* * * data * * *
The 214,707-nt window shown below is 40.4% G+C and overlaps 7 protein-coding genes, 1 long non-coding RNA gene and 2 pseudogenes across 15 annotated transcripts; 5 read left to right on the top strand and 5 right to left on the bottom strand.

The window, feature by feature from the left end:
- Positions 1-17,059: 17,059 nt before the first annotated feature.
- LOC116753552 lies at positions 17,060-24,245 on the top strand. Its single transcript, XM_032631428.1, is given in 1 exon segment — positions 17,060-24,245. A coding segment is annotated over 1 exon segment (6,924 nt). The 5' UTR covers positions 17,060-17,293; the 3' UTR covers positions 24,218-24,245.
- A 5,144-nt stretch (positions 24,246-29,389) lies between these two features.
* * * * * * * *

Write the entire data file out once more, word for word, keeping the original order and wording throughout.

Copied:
The 214,707-nt window shown below is 40.4% G+C and overlaps 7 protein-coding genes, 1 long non-coding RNA gene and 2 pseudogenes across 15 annotated transcripts; 5 read left to right on the top strand and 5 right to left on the bottom strand.

The window, feature by feature from the left end:
- Positions 1-17,059: 17,059 nt before the first annotated feature.
- LOC116753552 lies at positions 17,060-24,245 on the top strand. Its single transcript, XM_032631428.1, is given in 1 exon segment — positions 17,060-24,245. A coding segment is annotated over 1 exon segment (6,924 nt). The 5' UTR covers positions 17,060-17,293; the 3' UTR covers positions 24,218-24,245.
- A 5,144-nt stretch (positions 24,246-29,389) lies between these two features.